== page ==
Back in the old days, financial security was as easy as abc: People would simply tuck away their money underneath a pillow and keep a shotgun at hand. It took several decades of persuasion to get them to take their savings to a bank and the main argument that won people over was that your money was actually a lot safer there: Bank managers could put in a lot more shotguns to protect customers’ assets and you could actually keep both eyes closed at night, too – it seemed like a win-win situation.
Today, things are no longer quite as obvious. More and more banks are secretly slipping in high fees for their accounts and the credit cards associated with them through the back door. And unless you resolve to do something about this, you actually risk loosing a lot of money on them.
Step one: Know your bank fees
Before you can begin saving on your bank fees, you will need to know exactly what your bank is actually charging you for. It may come as a surprise, but there are massive differences in terms of fee structure between different banks in this regard. Some banks will charge you if the amount on your account drops below a certain level. Others will fine you heavily for going into overdrafts. Yet others will even slap staggering fees on top of bounced payments. You may have to dive headlong into the fine print, but it’s worth it: Informing yourself about the precise fee structure of your bank is the first step towards financial consolidation.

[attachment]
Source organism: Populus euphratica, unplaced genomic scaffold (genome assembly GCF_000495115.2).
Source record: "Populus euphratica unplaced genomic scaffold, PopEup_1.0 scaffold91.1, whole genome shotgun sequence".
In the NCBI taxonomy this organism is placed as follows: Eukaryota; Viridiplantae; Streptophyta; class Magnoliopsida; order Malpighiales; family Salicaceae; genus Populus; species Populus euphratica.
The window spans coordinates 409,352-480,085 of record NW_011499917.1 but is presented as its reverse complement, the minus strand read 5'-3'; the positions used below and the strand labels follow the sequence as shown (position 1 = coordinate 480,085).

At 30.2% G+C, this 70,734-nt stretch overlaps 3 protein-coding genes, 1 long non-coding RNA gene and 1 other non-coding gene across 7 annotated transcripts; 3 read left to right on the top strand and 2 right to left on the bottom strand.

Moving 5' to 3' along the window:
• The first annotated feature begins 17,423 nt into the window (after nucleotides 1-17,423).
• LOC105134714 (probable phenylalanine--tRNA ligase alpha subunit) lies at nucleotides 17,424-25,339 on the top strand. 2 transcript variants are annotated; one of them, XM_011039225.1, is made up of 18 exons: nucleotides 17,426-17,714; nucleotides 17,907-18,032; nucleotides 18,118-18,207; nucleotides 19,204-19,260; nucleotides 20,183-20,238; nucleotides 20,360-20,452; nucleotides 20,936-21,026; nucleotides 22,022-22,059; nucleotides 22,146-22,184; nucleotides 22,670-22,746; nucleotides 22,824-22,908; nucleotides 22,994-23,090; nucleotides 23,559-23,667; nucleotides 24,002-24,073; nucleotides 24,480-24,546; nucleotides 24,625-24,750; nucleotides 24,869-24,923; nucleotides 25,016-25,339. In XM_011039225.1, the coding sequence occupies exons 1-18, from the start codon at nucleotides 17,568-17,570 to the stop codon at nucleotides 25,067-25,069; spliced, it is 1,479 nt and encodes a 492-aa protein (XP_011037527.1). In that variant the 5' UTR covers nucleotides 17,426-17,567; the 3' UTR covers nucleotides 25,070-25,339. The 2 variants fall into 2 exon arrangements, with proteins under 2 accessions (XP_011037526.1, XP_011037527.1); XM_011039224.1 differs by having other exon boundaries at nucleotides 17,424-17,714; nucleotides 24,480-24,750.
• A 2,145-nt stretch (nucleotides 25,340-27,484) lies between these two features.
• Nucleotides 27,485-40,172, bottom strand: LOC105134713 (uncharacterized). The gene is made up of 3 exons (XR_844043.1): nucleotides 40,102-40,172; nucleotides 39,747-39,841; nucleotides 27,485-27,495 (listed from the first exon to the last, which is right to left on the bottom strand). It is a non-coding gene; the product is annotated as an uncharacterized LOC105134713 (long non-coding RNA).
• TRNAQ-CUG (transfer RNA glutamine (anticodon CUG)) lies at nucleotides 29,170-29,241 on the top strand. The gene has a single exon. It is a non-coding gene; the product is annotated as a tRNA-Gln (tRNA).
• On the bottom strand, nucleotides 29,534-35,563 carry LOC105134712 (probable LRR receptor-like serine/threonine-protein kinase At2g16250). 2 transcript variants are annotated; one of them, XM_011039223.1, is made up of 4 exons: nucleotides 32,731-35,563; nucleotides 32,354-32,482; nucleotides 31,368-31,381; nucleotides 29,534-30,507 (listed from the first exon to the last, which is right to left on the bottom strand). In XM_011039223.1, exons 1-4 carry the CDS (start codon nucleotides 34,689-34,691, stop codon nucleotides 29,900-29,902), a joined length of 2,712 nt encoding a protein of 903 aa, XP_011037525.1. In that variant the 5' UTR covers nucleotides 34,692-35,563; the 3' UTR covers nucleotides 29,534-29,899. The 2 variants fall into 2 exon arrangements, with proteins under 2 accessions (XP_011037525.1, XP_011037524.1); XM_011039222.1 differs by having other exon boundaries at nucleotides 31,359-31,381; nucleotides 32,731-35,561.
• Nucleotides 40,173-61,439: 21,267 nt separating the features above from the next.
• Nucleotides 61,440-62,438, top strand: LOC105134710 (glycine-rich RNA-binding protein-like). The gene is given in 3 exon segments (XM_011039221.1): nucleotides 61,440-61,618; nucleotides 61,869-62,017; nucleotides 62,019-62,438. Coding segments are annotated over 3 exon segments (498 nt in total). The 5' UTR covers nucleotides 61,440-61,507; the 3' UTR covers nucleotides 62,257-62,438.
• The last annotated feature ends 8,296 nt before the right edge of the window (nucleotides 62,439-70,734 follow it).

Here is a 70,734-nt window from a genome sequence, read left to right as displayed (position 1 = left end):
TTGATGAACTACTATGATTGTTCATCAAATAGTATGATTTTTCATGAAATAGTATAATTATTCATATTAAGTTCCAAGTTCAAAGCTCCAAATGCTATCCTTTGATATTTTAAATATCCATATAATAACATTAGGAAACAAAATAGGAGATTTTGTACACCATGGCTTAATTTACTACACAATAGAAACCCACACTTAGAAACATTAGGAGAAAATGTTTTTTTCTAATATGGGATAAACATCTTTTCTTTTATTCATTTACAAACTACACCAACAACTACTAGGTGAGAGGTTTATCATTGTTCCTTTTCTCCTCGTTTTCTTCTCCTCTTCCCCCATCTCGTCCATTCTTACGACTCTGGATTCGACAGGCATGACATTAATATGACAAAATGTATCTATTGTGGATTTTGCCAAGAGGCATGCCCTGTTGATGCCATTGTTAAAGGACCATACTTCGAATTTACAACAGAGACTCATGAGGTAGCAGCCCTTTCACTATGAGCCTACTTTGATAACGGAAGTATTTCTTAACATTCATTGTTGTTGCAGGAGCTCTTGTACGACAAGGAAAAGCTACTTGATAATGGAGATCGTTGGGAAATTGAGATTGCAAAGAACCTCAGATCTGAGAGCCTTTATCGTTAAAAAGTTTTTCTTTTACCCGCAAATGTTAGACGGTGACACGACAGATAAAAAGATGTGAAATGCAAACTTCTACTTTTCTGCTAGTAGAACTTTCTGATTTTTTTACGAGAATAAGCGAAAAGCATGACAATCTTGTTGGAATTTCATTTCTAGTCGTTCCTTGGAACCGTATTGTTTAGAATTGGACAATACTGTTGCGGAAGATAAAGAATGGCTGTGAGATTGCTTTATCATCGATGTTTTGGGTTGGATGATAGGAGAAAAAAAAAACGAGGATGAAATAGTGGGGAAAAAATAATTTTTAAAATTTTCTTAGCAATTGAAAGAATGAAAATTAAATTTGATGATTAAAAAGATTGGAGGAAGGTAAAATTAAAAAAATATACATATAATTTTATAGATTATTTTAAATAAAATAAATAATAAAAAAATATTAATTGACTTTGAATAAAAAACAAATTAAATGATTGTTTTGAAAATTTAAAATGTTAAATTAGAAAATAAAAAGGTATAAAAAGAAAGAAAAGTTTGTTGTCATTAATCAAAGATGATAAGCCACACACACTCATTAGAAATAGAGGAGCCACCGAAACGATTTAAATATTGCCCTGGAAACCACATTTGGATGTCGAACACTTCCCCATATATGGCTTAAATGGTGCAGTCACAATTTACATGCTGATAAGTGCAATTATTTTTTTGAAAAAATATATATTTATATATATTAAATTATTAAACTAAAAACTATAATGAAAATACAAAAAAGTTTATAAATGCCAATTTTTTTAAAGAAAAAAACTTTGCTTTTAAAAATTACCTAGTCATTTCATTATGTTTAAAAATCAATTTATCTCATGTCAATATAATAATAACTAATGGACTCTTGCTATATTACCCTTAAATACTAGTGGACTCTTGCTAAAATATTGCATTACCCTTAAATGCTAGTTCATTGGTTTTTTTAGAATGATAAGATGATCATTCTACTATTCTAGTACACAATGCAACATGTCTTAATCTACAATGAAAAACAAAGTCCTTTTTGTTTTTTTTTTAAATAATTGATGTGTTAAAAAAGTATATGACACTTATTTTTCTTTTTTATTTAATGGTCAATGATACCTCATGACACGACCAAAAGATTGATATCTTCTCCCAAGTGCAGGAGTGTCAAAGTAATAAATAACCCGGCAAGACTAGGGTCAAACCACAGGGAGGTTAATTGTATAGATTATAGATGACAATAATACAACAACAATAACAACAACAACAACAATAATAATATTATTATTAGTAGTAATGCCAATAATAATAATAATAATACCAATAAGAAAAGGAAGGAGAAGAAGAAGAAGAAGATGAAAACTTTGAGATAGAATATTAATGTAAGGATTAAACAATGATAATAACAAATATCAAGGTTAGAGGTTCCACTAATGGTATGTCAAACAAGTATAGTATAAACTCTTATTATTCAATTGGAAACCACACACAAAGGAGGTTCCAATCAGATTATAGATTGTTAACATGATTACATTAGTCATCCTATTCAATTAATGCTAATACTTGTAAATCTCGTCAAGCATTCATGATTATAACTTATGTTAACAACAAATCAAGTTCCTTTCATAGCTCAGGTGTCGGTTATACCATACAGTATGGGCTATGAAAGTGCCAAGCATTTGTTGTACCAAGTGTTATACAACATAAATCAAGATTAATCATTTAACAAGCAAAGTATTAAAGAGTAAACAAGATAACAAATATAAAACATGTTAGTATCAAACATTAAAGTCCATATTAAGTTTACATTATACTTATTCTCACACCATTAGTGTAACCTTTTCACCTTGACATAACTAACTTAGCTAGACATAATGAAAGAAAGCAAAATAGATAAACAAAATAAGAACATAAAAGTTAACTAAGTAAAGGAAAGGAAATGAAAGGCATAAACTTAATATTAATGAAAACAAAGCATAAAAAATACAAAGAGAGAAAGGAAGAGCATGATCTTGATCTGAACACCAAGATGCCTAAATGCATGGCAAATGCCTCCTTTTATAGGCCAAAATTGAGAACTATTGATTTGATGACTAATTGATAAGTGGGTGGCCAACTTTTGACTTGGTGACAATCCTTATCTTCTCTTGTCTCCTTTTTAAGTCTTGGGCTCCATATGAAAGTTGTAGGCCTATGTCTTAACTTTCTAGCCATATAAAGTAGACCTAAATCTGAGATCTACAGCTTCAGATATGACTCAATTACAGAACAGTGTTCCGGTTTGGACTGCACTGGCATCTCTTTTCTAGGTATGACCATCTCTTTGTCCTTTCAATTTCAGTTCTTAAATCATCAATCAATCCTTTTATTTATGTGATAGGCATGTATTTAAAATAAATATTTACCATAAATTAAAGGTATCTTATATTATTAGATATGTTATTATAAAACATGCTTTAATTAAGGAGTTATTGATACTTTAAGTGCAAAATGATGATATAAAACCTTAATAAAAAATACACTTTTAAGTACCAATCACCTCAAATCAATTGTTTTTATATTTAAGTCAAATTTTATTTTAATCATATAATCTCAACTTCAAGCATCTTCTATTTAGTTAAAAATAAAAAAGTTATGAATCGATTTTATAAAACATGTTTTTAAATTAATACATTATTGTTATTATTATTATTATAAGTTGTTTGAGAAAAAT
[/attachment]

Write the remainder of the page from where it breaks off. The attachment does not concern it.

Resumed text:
Step two: Get yourself a guaranteed account
A great way to avoid these fees and bring your finances back into balance again is to switch from your regular current account to a guaranteed account. A guaranteed account is conveniently managed through an online portal and open to anyone who applies. Although guaranteed accounts will actually charge you a monthly fee, you may still end up paying less than before. This is because they will not allow you to go into overdrafts, are offering budgeting support facilities and because fee structures tend to be transparent. Combined, this usually adds up to lower account expenses and can get you back into the black again.
Step three: Get yourself a prepaid card
Credit-card fees and interest payments are by far the single biggest worry of UK household. So why not switch to a prepaid card? A prepaid card offers you the exact same facilities of a credit card with only a single exception: It doesn’t actually allow you to take up any credit, but only to spend the amount you’ve loaded onto the card. As a result, you will not be burdened with expensive interest payments and can instead use the card only to take advantage of bargains online. Prepaid cards are actually recognised by banks as an important step towards consolidating your finances and can therefore play an important role in improving your credit rating.
Following these three easy steps can save you a lot of money. Even more importantly, however, it will make you more aware of smart budgeting in general. Going back to the days of stocking-banking is not a good idea – but neither is wasting it on expensive and unfriendly banks.
This article was written by Gavin Whittaker in association with Tuxedo, a leading currency card service provider. Gavin Whittaker is a journalist and editor from the UK. He has been writing about finance and economics for the past ten years.